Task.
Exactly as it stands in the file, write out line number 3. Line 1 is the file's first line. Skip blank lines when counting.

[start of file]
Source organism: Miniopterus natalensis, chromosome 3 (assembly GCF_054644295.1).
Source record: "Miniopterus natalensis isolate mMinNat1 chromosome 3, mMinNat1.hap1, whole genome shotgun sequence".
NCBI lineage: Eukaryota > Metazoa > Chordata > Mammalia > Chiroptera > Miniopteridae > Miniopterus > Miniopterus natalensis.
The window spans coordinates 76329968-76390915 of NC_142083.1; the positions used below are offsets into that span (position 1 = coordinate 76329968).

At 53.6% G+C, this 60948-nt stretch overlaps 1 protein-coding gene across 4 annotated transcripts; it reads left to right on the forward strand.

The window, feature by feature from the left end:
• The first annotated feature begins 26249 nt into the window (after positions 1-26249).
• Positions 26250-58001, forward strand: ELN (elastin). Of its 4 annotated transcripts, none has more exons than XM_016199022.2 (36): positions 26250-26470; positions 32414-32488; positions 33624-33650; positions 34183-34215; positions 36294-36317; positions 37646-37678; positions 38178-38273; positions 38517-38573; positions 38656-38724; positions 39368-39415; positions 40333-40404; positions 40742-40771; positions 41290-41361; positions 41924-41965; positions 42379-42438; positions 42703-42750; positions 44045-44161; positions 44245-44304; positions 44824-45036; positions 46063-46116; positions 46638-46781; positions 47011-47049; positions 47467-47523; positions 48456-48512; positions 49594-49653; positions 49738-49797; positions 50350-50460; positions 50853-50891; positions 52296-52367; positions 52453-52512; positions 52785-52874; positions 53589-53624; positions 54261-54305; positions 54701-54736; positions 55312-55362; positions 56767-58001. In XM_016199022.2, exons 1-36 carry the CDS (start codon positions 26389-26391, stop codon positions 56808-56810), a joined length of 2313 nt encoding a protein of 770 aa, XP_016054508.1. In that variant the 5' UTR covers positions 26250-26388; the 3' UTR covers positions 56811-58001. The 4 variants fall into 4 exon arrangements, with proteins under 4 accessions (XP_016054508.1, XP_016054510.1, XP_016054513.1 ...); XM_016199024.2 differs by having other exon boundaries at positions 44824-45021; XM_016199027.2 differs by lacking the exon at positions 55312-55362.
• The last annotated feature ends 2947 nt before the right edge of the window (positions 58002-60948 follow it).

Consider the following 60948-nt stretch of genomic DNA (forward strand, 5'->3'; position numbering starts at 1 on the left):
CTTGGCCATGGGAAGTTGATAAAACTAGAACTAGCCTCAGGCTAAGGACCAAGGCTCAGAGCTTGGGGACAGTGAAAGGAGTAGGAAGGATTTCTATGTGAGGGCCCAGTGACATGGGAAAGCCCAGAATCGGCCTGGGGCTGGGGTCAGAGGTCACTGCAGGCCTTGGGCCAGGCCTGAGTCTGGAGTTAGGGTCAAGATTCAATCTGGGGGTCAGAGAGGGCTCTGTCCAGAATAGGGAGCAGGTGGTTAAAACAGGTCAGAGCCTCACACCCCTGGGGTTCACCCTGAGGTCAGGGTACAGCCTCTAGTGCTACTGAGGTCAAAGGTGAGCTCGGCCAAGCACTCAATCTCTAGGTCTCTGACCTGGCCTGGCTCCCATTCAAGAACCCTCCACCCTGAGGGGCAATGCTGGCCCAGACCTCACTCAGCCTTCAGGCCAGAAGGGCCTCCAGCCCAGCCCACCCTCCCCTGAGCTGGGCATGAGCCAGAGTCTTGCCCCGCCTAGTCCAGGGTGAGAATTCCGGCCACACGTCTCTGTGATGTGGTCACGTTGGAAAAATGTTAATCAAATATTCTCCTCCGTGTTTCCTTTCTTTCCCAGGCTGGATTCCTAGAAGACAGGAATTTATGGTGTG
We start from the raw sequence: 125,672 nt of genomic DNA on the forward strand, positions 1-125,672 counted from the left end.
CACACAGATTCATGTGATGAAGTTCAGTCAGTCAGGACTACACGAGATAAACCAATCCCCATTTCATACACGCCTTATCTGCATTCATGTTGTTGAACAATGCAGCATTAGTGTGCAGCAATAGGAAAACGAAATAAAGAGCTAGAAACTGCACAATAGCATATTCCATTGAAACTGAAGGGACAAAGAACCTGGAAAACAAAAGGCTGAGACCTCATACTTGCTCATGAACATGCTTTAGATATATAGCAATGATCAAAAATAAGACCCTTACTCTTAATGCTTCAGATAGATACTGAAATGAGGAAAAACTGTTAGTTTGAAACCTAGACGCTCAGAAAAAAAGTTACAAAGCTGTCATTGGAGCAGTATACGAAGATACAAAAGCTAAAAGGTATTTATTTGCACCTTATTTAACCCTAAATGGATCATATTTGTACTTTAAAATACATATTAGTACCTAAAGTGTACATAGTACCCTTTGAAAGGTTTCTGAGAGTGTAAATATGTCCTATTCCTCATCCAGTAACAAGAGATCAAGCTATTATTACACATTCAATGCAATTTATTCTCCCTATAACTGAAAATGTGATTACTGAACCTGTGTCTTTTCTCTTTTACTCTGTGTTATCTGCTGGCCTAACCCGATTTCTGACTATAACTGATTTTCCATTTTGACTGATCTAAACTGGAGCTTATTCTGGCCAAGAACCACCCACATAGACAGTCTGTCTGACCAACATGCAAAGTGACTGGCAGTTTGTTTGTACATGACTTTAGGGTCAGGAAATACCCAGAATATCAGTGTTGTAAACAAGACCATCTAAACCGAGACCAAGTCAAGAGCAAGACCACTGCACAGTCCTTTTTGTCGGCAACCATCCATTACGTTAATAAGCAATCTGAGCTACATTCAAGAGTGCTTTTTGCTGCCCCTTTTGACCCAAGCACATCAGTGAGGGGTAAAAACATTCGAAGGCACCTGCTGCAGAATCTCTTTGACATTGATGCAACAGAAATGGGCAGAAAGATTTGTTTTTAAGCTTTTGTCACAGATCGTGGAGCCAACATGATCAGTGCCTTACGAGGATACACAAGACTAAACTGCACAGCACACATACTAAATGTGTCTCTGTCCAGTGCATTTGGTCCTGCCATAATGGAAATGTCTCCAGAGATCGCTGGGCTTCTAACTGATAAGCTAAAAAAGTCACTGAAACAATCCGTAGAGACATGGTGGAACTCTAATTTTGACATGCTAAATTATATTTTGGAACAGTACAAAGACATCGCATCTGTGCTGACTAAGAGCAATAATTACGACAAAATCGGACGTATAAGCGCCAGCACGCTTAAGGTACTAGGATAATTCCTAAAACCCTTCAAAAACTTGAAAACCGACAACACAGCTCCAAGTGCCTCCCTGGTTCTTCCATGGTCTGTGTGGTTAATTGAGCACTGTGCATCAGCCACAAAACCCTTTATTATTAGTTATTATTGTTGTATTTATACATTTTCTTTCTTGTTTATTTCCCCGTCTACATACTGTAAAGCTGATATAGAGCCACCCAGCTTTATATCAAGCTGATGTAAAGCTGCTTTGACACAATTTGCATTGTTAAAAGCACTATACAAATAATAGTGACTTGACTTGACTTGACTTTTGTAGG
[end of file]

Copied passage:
NCBI lineage: Eukaryota > Metazoa > Chordata > Mammalia > Chiroptera > Miniopteridae > Miniopterus > Miniopterus natalensis.